How to not stress out about the GMAT
Yes, ladies and gentlemen, I took the first step toward an MBA: I completed the GMAT exam.
A little IT Millennial trivia tidbit: I was home schooled, and besides for taking an ISTEP exam or two in elementary school, I’ve been able to dodge and weave through every other standardized test out there, including the SAT. (That kind of dodging takes serious skill! And by the way, I’ve done just fine.) But there was no avoiding the GMAT at this juncture, unless I was willing to wait a few more years to waive this one too, based on management experience. I instead decided to take the leap.
I was determined to not stress out about the exam. Though I wouldn’t consider it a completely stress-free experience, I was actually able to go through this multiple-month process without too much angst. So I thought I’d share my methodology with you (as simplistic as it may sound) in case you’re considering the same.
1. Take a diagnostic exam early
I needed to know where to start, from a studying perspective (note: start early, months and months in advance). But the only way to know where to start was to first know my weakness(es), and the only way to discover my weaknesses was to take a diagnostic exam. I borrowed a great book from the library called The Official Guide for GMAT Review, which includes a paper-based diagnostic test at the beginning of the book. After completing the test, the book will guide you on how your answers scored, and where you may need to focus when studying (Quantitative, Verbal, etc).
2. Get specific study guide(s)
So, in my case, I rocked the Verbal section of the diagnostic exam, but… well… did the opposite of rock the Quantitative section. (Math and I don’t get along very well.) While The Official Guide for GMAT Review is an okay general study guide, I found it just didn’t dive deep enough into any one particular area to truly improve my performance in my area of weakness. So I purchased an excellent workbook that focused specifically on that section: Barron’s GMAT Math Workbook. Best purchase under $10 that I’ve ever made. It provided detailed reviews and practice problems not only of the various math rules and formulas I needed, but also included details on the different question types (like Data Sufficiency). I’d recommend this workbook to anyone, and I’m sure there are similar workbooks for the Verbal section as well.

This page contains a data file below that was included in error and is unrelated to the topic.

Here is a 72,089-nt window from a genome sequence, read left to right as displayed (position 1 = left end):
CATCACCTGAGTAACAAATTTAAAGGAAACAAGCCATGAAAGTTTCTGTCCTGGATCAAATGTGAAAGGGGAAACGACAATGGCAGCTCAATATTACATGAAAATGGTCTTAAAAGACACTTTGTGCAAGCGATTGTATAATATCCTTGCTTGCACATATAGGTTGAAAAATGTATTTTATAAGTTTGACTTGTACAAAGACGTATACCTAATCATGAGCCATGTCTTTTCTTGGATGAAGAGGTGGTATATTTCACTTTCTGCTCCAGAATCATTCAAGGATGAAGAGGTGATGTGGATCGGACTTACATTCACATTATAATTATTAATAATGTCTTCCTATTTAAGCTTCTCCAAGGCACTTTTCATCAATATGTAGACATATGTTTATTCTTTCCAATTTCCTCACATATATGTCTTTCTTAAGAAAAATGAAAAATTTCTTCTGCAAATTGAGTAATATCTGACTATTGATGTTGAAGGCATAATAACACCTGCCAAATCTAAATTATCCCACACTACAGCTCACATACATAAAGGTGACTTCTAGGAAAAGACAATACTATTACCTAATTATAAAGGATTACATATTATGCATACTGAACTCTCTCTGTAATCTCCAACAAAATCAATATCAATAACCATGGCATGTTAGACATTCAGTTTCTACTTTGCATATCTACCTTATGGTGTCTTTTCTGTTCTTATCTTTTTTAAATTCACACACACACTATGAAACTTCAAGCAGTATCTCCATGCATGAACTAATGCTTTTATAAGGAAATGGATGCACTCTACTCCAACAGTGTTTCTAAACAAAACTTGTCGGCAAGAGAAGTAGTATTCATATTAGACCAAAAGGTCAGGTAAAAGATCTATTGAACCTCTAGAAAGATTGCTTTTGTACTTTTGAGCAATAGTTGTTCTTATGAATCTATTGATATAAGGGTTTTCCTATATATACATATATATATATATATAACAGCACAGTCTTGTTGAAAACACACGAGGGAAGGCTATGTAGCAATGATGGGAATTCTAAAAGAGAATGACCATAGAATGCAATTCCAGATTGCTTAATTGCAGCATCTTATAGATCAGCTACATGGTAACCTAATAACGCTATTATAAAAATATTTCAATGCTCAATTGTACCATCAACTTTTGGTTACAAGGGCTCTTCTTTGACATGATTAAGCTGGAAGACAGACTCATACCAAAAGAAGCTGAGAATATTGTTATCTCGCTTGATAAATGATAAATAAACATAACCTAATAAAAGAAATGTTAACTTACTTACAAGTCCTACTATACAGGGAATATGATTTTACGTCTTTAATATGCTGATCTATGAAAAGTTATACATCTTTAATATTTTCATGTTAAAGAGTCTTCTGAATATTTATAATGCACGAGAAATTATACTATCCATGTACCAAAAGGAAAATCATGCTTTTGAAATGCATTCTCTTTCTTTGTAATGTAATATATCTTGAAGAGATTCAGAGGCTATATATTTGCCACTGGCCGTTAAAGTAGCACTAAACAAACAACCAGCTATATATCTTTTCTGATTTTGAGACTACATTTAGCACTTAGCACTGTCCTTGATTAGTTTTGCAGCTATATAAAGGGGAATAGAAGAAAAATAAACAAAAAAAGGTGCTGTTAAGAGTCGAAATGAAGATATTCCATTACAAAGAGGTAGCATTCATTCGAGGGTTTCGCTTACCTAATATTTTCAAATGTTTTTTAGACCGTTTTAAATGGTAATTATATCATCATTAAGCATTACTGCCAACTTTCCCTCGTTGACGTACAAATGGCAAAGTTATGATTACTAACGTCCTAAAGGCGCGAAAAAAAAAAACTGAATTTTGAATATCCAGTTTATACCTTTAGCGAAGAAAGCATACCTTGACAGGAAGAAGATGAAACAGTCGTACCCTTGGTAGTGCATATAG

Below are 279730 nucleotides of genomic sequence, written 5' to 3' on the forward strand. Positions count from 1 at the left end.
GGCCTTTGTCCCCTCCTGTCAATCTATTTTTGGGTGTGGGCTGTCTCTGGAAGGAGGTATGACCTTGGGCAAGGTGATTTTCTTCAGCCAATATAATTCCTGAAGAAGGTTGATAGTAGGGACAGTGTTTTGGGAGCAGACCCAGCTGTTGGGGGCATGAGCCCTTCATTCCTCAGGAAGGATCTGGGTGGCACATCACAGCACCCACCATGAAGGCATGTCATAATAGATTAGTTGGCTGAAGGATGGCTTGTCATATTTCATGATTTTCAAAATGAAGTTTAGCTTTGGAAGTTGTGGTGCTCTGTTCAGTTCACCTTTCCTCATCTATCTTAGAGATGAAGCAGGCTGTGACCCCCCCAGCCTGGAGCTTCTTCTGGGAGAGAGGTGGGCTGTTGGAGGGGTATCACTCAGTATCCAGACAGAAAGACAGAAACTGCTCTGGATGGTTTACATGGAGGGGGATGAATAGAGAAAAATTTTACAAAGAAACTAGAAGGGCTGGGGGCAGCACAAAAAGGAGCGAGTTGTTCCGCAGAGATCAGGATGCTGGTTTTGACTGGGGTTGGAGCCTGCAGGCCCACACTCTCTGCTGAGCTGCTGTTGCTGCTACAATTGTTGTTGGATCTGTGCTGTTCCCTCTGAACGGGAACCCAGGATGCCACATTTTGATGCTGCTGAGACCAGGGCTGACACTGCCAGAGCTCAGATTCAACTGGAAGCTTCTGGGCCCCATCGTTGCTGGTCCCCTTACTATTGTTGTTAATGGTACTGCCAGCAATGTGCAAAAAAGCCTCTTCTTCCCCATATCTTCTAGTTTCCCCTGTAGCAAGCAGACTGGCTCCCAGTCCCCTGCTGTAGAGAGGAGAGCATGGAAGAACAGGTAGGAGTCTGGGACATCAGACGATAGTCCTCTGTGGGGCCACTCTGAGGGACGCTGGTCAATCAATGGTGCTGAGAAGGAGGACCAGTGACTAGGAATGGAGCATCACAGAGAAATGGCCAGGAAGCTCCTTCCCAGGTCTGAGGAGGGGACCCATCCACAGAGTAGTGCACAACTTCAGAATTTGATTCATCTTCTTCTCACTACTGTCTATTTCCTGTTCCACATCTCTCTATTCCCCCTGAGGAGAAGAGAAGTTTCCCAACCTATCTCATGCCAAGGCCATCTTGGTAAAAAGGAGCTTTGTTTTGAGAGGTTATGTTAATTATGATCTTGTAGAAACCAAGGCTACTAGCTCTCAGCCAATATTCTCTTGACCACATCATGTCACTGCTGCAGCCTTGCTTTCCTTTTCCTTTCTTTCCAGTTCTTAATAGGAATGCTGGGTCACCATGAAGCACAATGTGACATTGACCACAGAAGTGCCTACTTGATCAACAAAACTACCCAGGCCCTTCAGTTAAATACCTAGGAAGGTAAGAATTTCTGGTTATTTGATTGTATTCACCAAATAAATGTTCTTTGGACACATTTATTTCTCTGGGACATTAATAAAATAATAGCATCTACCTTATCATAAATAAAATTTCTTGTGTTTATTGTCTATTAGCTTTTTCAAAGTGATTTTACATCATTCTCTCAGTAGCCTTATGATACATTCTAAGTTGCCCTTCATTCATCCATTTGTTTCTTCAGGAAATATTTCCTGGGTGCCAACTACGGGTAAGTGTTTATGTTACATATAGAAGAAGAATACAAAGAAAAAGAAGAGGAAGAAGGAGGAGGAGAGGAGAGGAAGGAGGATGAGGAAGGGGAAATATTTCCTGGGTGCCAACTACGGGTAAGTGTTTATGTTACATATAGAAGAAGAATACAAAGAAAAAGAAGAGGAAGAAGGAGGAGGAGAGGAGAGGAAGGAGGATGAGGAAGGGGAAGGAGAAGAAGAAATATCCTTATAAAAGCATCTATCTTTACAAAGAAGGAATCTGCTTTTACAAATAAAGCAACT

3. Take practice exams for timing
If you’re already using detailed study guides and workbooks, it may feel redundant to use the free GMATPrep software you get when you register for the exam. However, I highly recommend taking the practice exams in the software, if for nothing else to practice timing. The workbooks are great for learning the material, but they don’t help much when it comes to pacing yourself during the real-deal exam. Take the timed exams in the GMATPrep software to make sure you’re pacing yourself adequately. It’s incredibly important to not allow yourself to run out of time in any given section of the GMAT, as you aren’t penalized for answering a question incorrectly as much as you’re penalized for leaving some completely blank. (Remember: You can’t skip any questions in the GMAT.)
4. Get plenty of sleep the night before
At this point, you’ve worked hard. Skip the late night cramming the night before the exam. Eat a dinner that will leave you waking up feeling good the next day, and go to bed with plenty of time to get a good night’s sleep. If you’re anything like me, you just can’t focus and concentrate nearly as well when you’re tired. Give your months of studying the credit it deserves and take the exam well rested. You’ll be glad you did.
Even with the kind of mindset described above, it’s impossible not to stress the week before, with all the last minute studying that inevitably will occur. But all-in-all, taking a methodical, planned approach to preparing for the GMAT kept the process surprisingly low-stress, and made for an overall positive experience.
Have you already taken the GMAT? Do you have any prep tips that stood out for you?
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